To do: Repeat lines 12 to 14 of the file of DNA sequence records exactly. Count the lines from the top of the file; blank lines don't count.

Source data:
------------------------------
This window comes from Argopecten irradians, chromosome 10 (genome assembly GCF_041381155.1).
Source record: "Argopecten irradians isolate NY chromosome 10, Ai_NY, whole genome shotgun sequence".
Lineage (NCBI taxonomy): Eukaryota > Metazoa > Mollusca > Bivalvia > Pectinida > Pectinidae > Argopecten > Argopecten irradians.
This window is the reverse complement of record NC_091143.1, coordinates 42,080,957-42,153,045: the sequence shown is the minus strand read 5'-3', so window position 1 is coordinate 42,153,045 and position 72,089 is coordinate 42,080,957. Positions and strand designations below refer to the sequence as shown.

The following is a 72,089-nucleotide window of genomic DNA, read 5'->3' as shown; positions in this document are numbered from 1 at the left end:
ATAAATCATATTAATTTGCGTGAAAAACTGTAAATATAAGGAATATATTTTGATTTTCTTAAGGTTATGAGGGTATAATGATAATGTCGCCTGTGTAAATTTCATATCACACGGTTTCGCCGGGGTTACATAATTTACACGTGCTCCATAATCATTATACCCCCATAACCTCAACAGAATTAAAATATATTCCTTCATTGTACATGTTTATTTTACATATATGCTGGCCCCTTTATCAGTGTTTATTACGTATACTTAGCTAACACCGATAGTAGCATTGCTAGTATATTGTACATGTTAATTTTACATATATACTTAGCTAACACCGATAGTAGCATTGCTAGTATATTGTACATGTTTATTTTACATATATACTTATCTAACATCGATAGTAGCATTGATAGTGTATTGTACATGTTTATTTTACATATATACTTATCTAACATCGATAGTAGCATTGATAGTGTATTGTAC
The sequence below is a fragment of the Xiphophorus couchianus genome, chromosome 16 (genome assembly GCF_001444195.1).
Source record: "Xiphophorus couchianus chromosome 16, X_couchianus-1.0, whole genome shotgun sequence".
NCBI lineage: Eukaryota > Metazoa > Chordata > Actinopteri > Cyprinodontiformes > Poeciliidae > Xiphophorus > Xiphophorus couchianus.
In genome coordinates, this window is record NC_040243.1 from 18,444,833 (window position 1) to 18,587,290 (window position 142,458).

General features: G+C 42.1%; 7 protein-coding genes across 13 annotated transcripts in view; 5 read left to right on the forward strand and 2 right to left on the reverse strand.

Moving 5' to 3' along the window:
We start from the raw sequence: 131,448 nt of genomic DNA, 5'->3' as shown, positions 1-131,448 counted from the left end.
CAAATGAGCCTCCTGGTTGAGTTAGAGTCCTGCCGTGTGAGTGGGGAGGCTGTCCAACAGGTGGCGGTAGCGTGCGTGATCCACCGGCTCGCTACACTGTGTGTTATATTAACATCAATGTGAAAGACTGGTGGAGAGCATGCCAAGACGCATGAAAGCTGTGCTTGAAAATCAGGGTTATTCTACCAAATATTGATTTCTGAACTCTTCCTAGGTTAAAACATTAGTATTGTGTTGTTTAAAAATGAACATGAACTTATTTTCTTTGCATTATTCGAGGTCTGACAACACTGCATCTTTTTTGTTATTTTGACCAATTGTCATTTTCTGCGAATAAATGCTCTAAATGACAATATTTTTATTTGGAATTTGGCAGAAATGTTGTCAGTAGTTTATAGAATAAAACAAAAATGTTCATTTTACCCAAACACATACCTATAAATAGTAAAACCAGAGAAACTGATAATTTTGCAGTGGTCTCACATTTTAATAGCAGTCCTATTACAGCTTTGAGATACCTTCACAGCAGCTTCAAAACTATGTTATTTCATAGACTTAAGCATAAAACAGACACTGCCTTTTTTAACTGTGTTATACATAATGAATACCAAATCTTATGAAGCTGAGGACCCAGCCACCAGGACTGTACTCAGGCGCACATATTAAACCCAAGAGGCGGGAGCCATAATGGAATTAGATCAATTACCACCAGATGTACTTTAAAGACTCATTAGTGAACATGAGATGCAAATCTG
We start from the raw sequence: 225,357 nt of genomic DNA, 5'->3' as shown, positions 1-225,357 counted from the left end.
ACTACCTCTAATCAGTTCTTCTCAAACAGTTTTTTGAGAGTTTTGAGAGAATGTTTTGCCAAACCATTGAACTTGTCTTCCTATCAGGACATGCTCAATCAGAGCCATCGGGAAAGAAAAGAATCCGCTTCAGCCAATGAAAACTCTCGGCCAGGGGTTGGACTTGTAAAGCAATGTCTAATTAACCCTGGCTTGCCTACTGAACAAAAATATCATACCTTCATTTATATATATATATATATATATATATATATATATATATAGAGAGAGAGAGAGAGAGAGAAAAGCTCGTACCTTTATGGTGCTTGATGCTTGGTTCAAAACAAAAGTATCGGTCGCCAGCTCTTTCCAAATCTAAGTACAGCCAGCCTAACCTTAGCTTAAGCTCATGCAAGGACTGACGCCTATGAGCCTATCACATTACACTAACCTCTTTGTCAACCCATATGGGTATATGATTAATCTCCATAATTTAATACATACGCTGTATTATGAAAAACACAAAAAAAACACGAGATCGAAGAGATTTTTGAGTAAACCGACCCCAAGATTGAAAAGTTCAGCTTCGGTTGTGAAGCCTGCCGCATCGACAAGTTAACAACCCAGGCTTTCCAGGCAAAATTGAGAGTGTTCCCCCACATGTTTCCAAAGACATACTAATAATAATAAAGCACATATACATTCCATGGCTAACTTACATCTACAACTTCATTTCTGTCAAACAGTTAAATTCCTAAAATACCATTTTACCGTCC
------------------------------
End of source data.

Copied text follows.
Moving 5' to 3' along the window:
We start from the raw sequence: 131,448 nt of genomic DNA, 5'->3' as shown, positions 1-131,448 counted from the left end.
CAAATGAGCCTCCTGGTTGAGTTAGAGTCCTGCCGTGTGAGTGGGGAGGCTGTCCAACAGGTGGCGGTAGCGTGCGTGATCCACCGGCTCGCTACACTGTGTGTTATATTAACATCAATGTGAAAGACTGGTGGAGAGCATGCCAAGACGCATGAAAGCTGTGCTTGAAAATCAGGGTTATTCTACCAAATATTGATTTCTGAACTCTTCCTAGGTTAAAACATTAGTATTGTGTTGTTTAAAAATGAACATGAACTTATTTTCTTTGCATTATTCGAGGTCTGACAACACTGCATCTTTTTTGTTATTTTGACCAATTGTCATTTTCTGCGAATAAATGCTCTAAATGACAATATTTTTATTTGGAATTTGGCAGAAATGTTGTCAGTAGTTTATAGAATAAAACAAAAATGTTCATTTTACCCAAACACATACCTATAAATAGTAAAACCAGAGAAACTGATAATTTTGCAGTGGTCTCACATTTTAATAGCAGTCCTATTACAGCTTTGAGATACCTTCACAGCAGCTTCAAAACTATGTTATTTCATAGACTTAAGCATAAAACAGACACTGCCTTTTTTAACTGTGTTATACATAATGAATACCAAATCTTATGAAGCTGAGGACCCAGCCACCAGGACTGTACTCAGGCGCACATATTAAACCCAAGAGGCGGGAGCCATAATGGAATTAGATCAATTACCACCAGATGTACTTTAAAGACTCATTAGTGAACATGAGATGCAAATCTG